Covering Fox News can be like covering a national security beat, according to several veteran media reporters. Both require more digging to get the truth, both want to tightly control the message, and both are becoming more restrictive in recent months.
In Fox's case, they are even pitching negative stories about their competition, according to at least two of the longtime media beat writers who spoke with me.
"They are in touch more than anyone else, they call or e-mail me with pitches, ideas, some that are positive about Fox but also negative about other people," said one veteran media reporter who requested anonymity. "Other cable news networks are not like that. That is a hallmark of them; that is a thing they do."
Another veteran media writer provided two e-mails from a Fox staffer that urged a negative story about MSNBC and another citing alleged poor ratings for CNN's John King.
"They are constantly trying to pitch stories about MSNBC," the reporter said. "They always call first because they don't want the e-mails out there, but then they send stuff, usually about ratings."
But it is the increased restrictions that Fox has put on its spokespeople in recent years that media reporters point to, ranging from requiring affiliates to refer reporters to Fox corporate communications more than in the past, as well as spokespeople declining to be quoted on the record and asking who else is in a story before giving a comment.
"They definitely are intent on finding out who is in a story," said James Rainey, longtime media scribe for the Los Angeles Times. "They are always very skeptical and combative about getting out information. They want to know a lot about what you are writing about. I don't get the kind of blowback from others that I get from them."
Rainey cited as an example a story he wrote about toy experts with ties to toy companies being used by local news programs that included several network affiliates, not just Fox. But he said the Fox affiliate sent him to the corporate media relations office.
"It was interesting because one of the people at the station seemed like she wanted to answer and said she would get back to me. But the next call I got was from Fox."
Eric Deggans, media critic at the St. Petersburg Times, offered similar experiences: "I have had to call a PR person in New York to arrange interviews with Fox people here. When I first started that was not the case."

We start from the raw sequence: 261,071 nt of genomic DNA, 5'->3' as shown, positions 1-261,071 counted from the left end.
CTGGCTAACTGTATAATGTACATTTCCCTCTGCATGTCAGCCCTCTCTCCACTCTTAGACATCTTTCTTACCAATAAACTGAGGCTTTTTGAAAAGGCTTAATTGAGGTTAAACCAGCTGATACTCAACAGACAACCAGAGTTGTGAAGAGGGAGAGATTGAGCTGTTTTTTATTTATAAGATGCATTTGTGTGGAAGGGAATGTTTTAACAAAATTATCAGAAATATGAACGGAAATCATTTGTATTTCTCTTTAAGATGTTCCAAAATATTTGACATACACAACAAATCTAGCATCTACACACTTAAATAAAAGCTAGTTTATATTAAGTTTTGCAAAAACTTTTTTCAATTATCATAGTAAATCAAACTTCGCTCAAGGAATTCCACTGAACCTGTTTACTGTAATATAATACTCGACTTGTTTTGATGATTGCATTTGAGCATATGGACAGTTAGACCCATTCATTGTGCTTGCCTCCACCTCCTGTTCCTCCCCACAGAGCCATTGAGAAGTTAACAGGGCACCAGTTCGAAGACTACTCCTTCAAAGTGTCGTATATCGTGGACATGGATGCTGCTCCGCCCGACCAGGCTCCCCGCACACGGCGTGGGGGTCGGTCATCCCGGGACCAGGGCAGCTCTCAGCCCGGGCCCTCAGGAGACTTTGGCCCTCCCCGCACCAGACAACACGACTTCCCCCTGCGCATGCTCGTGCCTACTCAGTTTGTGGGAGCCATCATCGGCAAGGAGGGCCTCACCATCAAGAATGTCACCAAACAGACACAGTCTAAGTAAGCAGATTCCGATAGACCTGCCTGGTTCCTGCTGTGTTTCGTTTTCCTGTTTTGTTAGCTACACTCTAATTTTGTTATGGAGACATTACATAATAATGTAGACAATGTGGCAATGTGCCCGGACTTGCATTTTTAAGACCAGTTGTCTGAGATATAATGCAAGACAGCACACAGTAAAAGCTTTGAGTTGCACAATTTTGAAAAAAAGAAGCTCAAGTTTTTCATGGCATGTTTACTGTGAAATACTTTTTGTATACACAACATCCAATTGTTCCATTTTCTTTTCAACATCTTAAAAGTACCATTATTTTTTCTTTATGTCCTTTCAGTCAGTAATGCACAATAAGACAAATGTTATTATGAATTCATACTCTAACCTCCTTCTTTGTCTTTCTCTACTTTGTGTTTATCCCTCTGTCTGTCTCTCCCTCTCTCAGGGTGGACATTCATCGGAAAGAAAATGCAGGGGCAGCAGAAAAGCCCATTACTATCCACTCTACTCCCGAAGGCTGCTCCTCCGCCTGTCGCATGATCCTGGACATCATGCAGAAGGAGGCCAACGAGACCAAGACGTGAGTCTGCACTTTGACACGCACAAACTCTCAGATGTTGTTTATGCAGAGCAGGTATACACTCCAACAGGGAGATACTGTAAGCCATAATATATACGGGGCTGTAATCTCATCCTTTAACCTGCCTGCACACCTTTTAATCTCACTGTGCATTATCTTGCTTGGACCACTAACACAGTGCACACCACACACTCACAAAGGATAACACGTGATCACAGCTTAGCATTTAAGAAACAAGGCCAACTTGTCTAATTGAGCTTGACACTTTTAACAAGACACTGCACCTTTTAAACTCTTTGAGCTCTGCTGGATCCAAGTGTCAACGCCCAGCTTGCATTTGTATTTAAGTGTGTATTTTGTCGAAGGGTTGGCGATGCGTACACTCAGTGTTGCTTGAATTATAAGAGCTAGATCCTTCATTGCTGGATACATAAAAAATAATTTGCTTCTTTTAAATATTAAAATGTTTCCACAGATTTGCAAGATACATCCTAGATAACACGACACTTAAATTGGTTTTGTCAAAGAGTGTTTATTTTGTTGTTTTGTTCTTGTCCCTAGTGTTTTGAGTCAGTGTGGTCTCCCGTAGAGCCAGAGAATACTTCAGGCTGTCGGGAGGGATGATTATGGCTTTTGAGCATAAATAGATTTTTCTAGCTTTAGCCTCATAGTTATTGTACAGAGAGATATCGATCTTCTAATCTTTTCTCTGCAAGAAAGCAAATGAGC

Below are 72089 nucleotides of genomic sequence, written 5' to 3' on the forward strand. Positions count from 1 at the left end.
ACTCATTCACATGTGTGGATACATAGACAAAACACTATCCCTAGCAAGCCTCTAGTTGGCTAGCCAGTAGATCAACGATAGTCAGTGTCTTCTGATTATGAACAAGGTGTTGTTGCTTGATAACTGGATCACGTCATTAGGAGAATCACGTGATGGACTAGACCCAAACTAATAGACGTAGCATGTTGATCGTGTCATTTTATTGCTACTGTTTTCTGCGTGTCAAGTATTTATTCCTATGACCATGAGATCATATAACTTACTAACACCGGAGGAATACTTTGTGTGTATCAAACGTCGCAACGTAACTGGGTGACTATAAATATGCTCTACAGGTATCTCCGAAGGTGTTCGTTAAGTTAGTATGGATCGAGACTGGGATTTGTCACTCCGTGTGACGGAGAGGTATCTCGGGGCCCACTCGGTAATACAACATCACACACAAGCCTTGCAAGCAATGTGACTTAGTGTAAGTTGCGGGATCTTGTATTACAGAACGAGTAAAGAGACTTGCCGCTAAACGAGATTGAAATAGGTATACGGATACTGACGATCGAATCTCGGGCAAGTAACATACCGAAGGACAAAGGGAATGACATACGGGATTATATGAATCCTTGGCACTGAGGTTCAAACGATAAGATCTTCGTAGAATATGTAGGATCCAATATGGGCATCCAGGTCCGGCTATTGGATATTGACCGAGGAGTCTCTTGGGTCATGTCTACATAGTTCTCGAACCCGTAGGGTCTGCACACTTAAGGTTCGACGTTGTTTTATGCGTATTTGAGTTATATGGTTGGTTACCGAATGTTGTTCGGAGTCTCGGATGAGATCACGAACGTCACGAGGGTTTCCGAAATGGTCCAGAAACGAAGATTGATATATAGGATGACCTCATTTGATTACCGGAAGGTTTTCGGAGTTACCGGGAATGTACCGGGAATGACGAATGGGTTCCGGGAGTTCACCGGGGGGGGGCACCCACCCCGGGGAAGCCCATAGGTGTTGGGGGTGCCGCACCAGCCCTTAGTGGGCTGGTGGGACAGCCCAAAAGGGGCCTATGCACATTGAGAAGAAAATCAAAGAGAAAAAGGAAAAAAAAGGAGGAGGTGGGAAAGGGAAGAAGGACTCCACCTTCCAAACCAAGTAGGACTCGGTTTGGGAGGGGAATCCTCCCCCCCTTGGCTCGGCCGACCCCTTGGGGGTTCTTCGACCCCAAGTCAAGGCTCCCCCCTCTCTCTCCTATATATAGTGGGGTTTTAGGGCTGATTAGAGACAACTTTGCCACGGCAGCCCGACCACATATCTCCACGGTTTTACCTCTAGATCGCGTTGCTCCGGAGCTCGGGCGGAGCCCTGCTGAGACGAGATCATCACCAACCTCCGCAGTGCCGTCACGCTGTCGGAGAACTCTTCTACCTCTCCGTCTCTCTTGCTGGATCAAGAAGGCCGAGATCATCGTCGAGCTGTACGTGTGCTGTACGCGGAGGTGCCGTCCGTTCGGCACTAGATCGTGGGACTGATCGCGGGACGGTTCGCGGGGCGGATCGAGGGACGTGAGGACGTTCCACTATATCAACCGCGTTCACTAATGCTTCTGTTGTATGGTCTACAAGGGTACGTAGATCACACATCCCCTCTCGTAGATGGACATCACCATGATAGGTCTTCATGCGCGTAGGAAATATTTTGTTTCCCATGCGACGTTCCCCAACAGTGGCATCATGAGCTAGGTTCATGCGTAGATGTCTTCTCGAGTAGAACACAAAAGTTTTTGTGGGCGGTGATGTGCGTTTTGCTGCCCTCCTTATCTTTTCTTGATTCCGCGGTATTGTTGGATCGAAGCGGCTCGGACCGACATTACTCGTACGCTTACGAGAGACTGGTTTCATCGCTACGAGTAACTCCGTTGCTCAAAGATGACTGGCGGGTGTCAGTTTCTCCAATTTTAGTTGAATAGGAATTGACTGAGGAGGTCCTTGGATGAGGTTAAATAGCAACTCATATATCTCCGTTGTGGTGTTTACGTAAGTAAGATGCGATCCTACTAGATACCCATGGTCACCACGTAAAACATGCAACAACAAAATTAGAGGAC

Other media writers said the difficulties run deeper, often when getting comments or questions answered by Fox spokespeople. Several writers declined to be identified, fearing they would get even less cooperation from Fox.
"They are more aggressive than anyone else about demanding to know who else is being interviewed or who is quoted and demanding to know who else is in a story," said another veteran media reporter at a major newspaper. "They are very demanding."
Adds another media reporter whose work appears online, "They almost never want to be quoted in anything. If I write something they like, then they think I am on their team. Then I write something negative and they wonder why I am not on 'their team'."
The same reporter said he has sought comment from Fox spokespeople and when they declined, he tells the person he will report that they declined to comment. "Then they say, 'No, just say you couldn't reach us.' But I tell them I can't report that because it isn't true."
One recent example of Fox's hesitancy to be in a story is Gabriel Sherman's lengthy piece in New York magazine earlier this week about how CNN and MSNBC are dealing with Fox's ratings success. The story included no official Fox comment because they declined to be interviewed.
"Fox's PR department is really good at doing their job, being advocates for Fox News," Sherman told me. "They always try to make sure they are promoting Fox's interests as the job of any communications executive should be."
A Fox spokesperson declined comment for this story.